US Rental Properties and US Property Acquisitions

Introduction

When it comes to U.S. real estate properties, there are 3 basic considerations including tax, financing and insurance issues that require very careful consideration.

This is a simple list of issues you should consider carefully before you buy that winter condo or rental-income property south of the border:

Considerations

Decide how much you want to spend and whether you will pay cash or need financing.

If you can pay cash, consider converting the funds into U.S. dollars and putting the proceeds into highly liquid U.S. dollar money market fund. You will lock in a favorable exchange rate, collect some interest and have the money instantly available when you need it.

If you plan to take out a mortgage, the terms will depend on how you use the property.

  1. If you are buying a vacation home in the U.S. that isn’t your principal residence and you don’t rent out when you aren’t in residence, you will generally need a 30 per cent down payment and proof that you have three to six months of liquid reserves.
  2. If you plan to purchase investment real estate, such as a home you don’t live in but rent out for the income, the down payment is likely to exceed 30 per cent, determined on a case-by-case basis, and you may have to prove up to a year’s worth of liquid reserves.

You may find better terms at U.S. subsidiaries of Canadian banks.

Evaluate state and federal taxes

Generally, state property taxes are calculated by multiplying the nominal property tax rate by the assessment ratio – or the percentage of the value of the property that is taxed – by the value of the property. Thirty-eight states levy both state and local property taxes.

Florida presents a more complicated situation. The state has a two-tiered tax system that hits newcomers and part-time residents harder than longer-term residents.

On the federal level, you may have to file a U.S. tax return, while in other instances income from the property, or the proceeds of the sale of the property, will be subject to non-resident withholding taxes.

Taxability in the U.S. is determined by the concept of substantial presence, which is based on the total time you spend in the country over three years. If you fail the test, you are required to pay taxes in both Canada and the U.S.

There are legitimate ways to avoid double taxation, but you are responsible for knowing your residency status, the required tax returns and forms to file, and when to send them in. Ignoring the rules can result in heavy penalties. You should consult with your tax professional about these complex tax rules.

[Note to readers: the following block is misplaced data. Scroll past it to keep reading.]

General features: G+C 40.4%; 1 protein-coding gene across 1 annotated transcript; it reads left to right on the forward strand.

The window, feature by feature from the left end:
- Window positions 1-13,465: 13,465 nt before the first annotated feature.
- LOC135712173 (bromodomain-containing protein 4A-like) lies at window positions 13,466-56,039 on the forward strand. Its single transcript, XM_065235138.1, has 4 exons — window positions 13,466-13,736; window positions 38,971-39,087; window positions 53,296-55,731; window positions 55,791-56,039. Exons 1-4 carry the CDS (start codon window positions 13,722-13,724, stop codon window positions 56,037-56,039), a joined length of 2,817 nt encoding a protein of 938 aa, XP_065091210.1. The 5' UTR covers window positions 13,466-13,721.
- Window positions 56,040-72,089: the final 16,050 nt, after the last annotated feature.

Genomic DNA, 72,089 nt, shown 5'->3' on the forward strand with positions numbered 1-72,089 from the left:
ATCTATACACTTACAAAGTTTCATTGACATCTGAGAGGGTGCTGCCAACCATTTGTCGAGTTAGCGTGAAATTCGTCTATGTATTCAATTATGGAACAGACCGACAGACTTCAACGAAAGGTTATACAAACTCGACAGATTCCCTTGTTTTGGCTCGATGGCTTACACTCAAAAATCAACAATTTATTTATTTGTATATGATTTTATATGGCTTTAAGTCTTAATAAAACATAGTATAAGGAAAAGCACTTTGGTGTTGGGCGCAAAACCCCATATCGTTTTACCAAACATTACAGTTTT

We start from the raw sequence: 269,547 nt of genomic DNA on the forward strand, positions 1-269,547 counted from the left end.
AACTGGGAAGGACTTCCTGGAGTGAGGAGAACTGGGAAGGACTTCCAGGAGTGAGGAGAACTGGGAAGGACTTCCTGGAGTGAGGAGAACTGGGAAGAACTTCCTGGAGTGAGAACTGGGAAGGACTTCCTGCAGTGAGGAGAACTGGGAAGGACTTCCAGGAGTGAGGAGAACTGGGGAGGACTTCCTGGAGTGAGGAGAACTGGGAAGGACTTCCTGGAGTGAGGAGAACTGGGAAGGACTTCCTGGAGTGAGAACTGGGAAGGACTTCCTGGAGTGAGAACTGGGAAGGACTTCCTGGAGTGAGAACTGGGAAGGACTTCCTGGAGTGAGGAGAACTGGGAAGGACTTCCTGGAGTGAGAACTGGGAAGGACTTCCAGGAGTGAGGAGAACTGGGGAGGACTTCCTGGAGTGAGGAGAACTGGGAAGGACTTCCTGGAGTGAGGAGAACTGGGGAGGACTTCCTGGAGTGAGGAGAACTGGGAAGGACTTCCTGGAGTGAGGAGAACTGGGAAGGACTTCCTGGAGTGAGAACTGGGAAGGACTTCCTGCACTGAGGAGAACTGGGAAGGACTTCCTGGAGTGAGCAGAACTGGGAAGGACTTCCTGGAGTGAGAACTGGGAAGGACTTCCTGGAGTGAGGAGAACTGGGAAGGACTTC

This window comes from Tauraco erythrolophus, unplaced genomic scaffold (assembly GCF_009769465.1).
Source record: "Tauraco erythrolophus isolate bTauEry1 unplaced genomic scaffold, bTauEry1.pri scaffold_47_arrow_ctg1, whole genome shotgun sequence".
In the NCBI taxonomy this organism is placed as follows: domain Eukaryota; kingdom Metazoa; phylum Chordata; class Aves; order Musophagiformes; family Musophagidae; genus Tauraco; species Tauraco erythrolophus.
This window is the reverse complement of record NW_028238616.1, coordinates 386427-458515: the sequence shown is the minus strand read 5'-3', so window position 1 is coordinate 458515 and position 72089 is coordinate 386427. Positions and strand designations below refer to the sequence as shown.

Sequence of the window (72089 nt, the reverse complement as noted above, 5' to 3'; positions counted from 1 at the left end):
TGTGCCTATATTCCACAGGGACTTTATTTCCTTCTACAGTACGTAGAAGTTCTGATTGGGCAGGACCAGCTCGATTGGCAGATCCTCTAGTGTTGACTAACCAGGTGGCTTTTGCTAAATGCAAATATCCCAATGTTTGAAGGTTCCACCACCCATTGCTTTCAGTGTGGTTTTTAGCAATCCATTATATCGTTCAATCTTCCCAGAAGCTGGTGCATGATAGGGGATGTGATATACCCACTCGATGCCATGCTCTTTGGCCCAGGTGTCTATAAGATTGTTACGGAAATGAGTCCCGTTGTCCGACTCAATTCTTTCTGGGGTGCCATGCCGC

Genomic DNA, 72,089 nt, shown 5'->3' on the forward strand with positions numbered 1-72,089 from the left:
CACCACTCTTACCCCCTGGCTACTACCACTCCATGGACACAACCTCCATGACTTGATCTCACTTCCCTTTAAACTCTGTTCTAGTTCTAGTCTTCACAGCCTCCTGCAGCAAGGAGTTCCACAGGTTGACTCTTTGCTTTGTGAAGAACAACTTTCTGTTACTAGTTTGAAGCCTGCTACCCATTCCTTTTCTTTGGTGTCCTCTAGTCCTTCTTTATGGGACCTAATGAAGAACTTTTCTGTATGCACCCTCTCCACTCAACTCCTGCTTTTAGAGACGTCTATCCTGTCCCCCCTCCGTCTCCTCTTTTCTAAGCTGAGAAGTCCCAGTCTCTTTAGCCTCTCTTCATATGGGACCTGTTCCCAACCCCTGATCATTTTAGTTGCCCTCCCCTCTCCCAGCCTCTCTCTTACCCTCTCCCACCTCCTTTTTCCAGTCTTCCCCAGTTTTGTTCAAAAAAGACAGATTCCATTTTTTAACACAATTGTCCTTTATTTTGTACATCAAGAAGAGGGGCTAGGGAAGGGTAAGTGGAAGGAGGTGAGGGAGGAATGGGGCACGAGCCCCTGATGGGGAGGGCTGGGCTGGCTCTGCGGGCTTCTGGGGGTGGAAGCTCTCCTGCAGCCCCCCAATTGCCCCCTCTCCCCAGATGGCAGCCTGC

If you have rental income from your U.S. property and don’t fall into the deemed resident category, you do not have to file a U.S. tax return provided you withhold sufficient non-resident tax from the rent. A 30 per cent non-resident tax applies to gross rental revenue. If you don’t file, you cannot deduct rental expenses.

If you do file and report income as if you were a resident, you can deduct allowable rental expenses.

However, keep in mind that you also will have to report the rental income on your Canadian tax return, and may end up paying Canadian taxes. You may be able to claim a foreign tax credit for the U.S. tax you paid.

If you sell a property in the U.S., you will be subject to U.S. tax on the gain on the sale. In this case, you will not be subject to Canadian tax on the sale, because of the U.S. -Canada tax treaty. You will be required to file a tax return with the IRS, and may be required to file a state tax return.

Don’t forget U.S. estate taxes

Unlike Canada, the U.S. has an estate tax that applies to any resident who owns property in the country. The property is taxed at 45 per cent if the deceased’s worldwide holdings are worth more than $2 million.

Some advisors recommend having assets outside of the U.S. owned by one spouse and assets in the U.S. owned by the other spouse or common law partner. That way, the spouse owning the U.S. property pushes the worldwide estate to below the $2 million level.

Passing the house on to your children doesn’t really help much, as the U.S. also has a significant gift tax.

Conclusion

Be sure to talk to your Chartered Accountant. Finding a great property deal is more complicated than it might seem on the surface and you will want to help to ensure you have covered all the angles, including insurance coverage which, in some states, can be very expensive, as well as the possibility of having to pay a 10 per cent tax charged to foreign investors through the Foreign Investment Real Property Tax Act.

Joseph A. Truscott has been providing income tax advice and tax planning suggestions to his clients for over 30 years. If you require his assistance in completing a US Income Tax Return and/or US tax planning issues, please contact Joe Truscott, Chartered Accountant at 905-528-0234, or email Joe at joetruscott@josephtruscott.com.

August 2012